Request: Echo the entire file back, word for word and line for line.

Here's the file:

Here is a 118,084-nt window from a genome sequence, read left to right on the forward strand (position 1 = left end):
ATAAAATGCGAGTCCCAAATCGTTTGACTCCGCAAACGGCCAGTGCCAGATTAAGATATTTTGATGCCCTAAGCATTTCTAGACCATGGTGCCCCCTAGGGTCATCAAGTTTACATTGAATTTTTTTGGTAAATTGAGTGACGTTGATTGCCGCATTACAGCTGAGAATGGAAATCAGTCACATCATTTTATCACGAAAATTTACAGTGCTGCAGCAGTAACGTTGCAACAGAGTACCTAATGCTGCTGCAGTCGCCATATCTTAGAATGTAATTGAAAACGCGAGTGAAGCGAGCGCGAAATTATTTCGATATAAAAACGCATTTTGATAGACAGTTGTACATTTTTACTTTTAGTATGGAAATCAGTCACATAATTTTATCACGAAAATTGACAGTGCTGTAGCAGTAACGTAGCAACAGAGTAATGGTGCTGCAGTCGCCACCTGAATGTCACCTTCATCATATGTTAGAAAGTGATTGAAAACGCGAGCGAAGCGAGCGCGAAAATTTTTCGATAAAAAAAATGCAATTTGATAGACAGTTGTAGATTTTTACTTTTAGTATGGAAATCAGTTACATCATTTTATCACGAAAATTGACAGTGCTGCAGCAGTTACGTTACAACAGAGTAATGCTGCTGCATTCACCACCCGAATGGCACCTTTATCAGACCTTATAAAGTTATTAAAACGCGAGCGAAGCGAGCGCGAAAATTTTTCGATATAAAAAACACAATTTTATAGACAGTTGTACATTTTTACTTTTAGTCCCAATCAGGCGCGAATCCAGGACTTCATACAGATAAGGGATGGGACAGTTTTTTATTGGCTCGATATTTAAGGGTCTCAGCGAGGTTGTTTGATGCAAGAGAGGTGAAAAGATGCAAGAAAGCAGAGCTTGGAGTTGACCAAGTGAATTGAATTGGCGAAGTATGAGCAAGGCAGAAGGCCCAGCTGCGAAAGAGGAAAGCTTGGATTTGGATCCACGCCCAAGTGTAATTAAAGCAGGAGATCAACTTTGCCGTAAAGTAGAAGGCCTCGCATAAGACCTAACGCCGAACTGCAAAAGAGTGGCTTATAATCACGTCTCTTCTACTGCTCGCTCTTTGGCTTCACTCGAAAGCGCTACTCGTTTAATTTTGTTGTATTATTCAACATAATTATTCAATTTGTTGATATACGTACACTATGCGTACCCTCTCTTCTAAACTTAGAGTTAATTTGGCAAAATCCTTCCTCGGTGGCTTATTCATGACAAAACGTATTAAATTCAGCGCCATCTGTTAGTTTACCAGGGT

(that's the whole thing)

Here is a 118,084-nt window from a genome sequence, read left to right on the forward strand (position 1 = left end):
ATAAAATGCGAGTCCCAAATCGTTTGACTCCGCAAACGGCCAGTGCCAGATTAAGATATTTTGATGCCCTAAGCATTTCTAGACCATGGTGCCCCCTAGGGTCATCAAGTTTACATTGAATTTTTTTGGTAAATTGAGTGACGTTGATTGCCGCATTACAGCTGAGAATGGAAATCAGTCACATCATTTTATCACGAAAATTTACAGTGCTGCAGCAGTAACGTTGCAACAGAGTACCTAATGCTGCTGCAGTCGCCATATCTTAGAATGTAATTGAAAACGCGAGTGAAGCGAGCGCGAAATTATTTCGATATAAAAACGCATTTTGATAGACAGTTGTACATTTTTACTTTTAGTATGGAAATCAGTCACATAATTTTATCACGAAAATTGACAGTGCTGTAGCAGTAACGTAGCAACAGAGTAATGGTGCTGCAGTCGCCACCTGAATGTCACCTTCATCATATGTTAGAAAGTGATTGAAAACGCGAGCGAAGCGAGCGCGAAAATTTTTCGATAAAAAAAATGCAATTTGATAGACAGTTGTAGATTTTTACTTTTAGTATGGAAATCAGTTACATCATTTTATCACGAAAATTGACAGTGCTGCAGCAGTTACGTTACAACAGAGTAATGCTGCTGCATTCACCACCCGAATGGCACCTTTATCAGACCTTATAAAGTTATTAAAACGCGAGCGAAGCGAGCGCGAAAATTTTTCGATATAAAAAACACAATTTTATAGACAGTTGTACATTTTTACTTTTAGTCCCAATCAGGCGCGAATCCAGGACTTCATACAGATAAGGGATGGGACAGTTTTTTATTGGCTCGATATTTAAGGGTCTCAGCGAGGTTGTTTGATGCAAGAGAGGTGAAAAGATGCAAGAAAGCAGAGCTTGGAGTTGACCAAGTGAATTGAATTGGCGAAGTATGAGCAAGGCAGAAGGCCCAGCTGCGAAAGAGGAAAGCTTGGATTTGGATCCACGCCCAAGTGTAATTAAAGCAGGAGATCAACTTTGCCGTAAAGTAGAAGGCCTCGCATAAGACCTAACGCCGAACTGCAAAAGAGTGGCTTATAATCACGTCTCTTCTACTGCTCGCTCTTTGGCTTCACTCGAAAGCGCTACTCGTTTAATTTTGTTGTATTATTCAACATAATTATTCAATTTGTTGATATACGTACACTATGCGTACCCTCTCTTCTAAACTTAGAGTTAATTTGGCAAAATCCTTCCTCGGTGGCTTATTCATGACAAAACGTATTAAATTCAGCGCCATCTGTTAGTTTACCAGGGT